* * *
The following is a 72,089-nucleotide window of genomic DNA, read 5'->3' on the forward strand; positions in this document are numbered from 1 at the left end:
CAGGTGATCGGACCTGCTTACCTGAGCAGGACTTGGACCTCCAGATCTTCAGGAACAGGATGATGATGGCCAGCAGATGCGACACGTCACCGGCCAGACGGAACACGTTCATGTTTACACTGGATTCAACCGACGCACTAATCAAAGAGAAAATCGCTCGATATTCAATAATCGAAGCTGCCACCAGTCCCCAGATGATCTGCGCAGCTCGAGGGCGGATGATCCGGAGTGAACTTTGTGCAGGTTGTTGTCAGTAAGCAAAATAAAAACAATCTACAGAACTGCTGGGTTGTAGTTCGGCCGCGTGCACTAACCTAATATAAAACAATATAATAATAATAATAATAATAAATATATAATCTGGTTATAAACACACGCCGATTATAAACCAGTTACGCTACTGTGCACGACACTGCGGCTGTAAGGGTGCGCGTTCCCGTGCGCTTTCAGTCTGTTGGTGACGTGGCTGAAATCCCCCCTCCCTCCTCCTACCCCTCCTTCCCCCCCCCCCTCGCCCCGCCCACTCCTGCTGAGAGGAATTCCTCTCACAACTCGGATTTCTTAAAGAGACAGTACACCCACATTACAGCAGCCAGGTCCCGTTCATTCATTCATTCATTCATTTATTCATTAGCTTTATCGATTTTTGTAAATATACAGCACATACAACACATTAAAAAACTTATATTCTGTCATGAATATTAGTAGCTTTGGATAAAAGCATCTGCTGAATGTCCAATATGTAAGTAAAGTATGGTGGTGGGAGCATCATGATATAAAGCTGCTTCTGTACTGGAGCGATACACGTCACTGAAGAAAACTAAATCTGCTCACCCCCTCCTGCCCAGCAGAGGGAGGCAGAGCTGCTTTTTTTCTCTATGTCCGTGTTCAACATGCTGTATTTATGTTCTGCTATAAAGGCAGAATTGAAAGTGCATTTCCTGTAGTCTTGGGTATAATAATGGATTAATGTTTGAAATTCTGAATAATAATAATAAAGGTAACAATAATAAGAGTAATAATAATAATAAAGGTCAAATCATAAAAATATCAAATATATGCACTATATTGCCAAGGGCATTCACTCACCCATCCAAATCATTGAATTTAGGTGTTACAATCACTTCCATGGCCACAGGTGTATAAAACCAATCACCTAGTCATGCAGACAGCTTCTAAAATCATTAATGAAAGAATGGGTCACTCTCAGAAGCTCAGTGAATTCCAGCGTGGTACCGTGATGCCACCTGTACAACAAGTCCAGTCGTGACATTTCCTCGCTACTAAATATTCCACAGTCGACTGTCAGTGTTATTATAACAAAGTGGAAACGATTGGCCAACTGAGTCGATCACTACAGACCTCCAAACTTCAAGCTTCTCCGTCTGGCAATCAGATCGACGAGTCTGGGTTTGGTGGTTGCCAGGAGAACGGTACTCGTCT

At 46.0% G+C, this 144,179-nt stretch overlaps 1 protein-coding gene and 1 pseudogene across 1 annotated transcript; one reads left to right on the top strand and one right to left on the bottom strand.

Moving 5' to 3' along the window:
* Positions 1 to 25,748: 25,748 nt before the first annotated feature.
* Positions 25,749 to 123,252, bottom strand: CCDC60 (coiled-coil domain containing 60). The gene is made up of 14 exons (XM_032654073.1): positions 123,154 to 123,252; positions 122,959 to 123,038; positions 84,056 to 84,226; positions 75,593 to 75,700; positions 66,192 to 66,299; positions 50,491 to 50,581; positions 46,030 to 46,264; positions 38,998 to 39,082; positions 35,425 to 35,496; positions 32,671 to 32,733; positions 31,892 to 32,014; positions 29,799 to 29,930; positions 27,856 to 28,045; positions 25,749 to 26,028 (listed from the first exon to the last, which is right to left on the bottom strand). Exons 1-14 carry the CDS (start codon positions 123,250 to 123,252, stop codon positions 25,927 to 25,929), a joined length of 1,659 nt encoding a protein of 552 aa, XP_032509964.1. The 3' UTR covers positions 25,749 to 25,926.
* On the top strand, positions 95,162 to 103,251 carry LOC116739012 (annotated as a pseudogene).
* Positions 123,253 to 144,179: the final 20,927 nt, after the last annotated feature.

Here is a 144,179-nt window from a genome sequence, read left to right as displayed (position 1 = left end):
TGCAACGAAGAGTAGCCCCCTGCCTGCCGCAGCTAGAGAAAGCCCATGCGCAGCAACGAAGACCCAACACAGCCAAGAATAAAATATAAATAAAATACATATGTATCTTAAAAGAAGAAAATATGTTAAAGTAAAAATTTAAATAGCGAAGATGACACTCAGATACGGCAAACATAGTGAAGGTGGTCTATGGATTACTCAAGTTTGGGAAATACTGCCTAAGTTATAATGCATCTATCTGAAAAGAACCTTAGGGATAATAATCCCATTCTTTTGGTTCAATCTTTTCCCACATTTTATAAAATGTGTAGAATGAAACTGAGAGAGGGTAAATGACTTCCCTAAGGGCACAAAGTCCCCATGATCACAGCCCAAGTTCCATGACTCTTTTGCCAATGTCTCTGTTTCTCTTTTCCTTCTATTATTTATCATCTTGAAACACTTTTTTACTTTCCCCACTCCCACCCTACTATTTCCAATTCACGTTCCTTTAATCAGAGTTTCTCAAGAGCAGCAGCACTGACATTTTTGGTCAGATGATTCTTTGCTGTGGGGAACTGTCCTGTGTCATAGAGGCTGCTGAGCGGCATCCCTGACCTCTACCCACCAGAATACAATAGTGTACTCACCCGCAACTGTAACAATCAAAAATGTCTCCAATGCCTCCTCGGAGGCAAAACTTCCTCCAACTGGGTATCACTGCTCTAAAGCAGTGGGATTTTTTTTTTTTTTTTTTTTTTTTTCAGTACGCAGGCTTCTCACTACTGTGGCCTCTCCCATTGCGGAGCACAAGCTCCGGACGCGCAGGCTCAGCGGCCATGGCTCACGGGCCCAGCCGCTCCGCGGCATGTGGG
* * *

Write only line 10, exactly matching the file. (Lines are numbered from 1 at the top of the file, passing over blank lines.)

TGCAACGAAGAGTAGCCCCCTGCCTGCCGCAGCTAGAGAAAGCCCATGCGCAGCAACGAAGACCCAACACAGCCAAGAATAAAATATAAATAAAATACATATGTATCTTAAAAGAAGAAAATATGTTAAAGTAAAAATTTAAATAGCGAAGATGACACTCAGATACGGCAAACATAGTGAAGGTGGTCTATGGATTACTCAAGTTTGGGAAATACTGCCTAAGTTATAATGCATCTATCTGAAAAGAACCTTAGGGATAATAATCCCATTCTTTTGGTTCAATCTTTTCCCACATTTTATAAAATGTGTAGAATGAAACTGAGAGAGGGTAAATGACTTCCCTAAGGGCACAAAGTCCCCATGATCACAGCCCAAGTTCCATGACTCTTTTGCCAATGTCTCTGTTTCTCTTTTCCTTCTATTATTTATCATCTTGAAACACTTTTTTACTTTCCCCACTCCCACCCTACTATTTCCAATTCACGTTCCTTTAATCAGAGTTTCTCAAGAGCAGCAGCACTGACATTTTTGGTCAGATGATTCTTTGCTGTGGGGAACTGTCCTGTGTCATAGAGGCTGCTGAGCGGCATCCCTGACCTCTACCCACCAGAATACAATAGTGTACTCACCCGCAACTGTAACAATCAAAAATGTCTCCAATGCCTCCTCGGAGGCAAAACTTCCTCCAACTGGGTATCACTGCTCTAAAGCAGTGGGATTTTTTTTTTTTTTTTTTTTTTTTTCAGTACGCAGGCTTCTCACTACTGTGGCCTCTCCCATTGCGGAGCACAAGCTCCGGACGCGCAGGCTCAGCGGCCATGGCTCACGGGCCCAGCCGCTCCGCGGCATGTGGG